How do you respond when told something is impossible?

From Ryan Holiday’s new book Conspiracy:

It is always revealing to see how a person responds to those situations where he’s told: “There’s nothing you can do about it. This is the way of the world.” Peter Thiel’s friend, the mathematician and economist Eric Weinstein, has a category of individual he defines as a “high-agency person.” How do you respond when told something is impossible? Is that the end of the conversation or the start of one? What’s the reaction to being told you can’t—that no one can? One type accepts it, wallows in it even. The other questions it, fights it, rejects it.

As an engineer, my first response is always to deconstruct the problem. Empathy is important too. Some questions I like to ask:

  • Why does this person believe it is impossible?
  • What do they know that I don’t or vice versa?
  • What are the limiting factors of the outcome that is supposedly impossible?
  • What are the actual dynamics of the system that is supposedly impossible to change?
  • How do the dynamics of the system differ at other timescales? (Over months, decades, lifetimes…)
  • What does everyone believe about the system? What if the opposite is true?

2 thoughts on “How do you respond when told something is impossible?

  1. Gage

    Normally I have gotten this in a professional context when trying to get something done. Step one, valid the other person’s feeling of hopelessness. “Oh man. I see what you mean that really sucks”. This let’s you into their world as a party on their side. Then after a few moments of shared despair, and really experiencing that feeling with them is important, you can then make a turn and say “well… If that weren’t true, what are some of the next steps we would take after tackling this” or “if you had all the time and resources in the world how would you approach this”. This allows room for creative thinking by allowing them to hold on to that world view of impossiblity and continue problem solving. Finally they will likely find the answer themselves and champion that idea on their own without further guidance. Or at least you will get some good information to help you see the problem in more full view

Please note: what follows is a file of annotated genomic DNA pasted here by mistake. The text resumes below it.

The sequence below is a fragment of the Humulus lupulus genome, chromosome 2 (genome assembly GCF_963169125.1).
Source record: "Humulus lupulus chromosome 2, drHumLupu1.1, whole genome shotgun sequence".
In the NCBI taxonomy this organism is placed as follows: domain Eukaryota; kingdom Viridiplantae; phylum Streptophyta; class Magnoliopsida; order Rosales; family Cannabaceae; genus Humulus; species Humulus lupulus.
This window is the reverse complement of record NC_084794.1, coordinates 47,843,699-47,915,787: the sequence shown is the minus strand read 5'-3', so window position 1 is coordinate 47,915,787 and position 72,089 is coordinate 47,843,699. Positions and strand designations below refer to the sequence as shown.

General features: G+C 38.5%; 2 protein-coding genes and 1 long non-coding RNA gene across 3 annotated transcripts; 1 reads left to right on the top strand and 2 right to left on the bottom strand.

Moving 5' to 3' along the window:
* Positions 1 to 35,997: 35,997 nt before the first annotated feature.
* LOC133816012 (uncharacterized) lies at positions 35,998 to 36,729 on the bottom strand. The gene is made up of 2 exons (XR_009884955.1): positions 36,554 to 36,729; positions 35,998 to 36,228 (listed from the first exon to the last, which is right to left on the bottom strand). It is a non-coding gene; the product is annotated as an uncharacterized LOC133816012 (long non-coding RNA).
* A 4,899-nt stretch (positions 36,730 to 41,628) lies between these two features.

Reply
    1. Ben Sima Post author

      Finally they will likely find the answer themselves and champion that idea on their own without further guidance.

      Ah, the Socratic Method 🙂 I use this every chance I get. It also reveals how patient a person is. If they get frustrated and end the conversation after being asked these questions, well, that tells me alot.

      Reply

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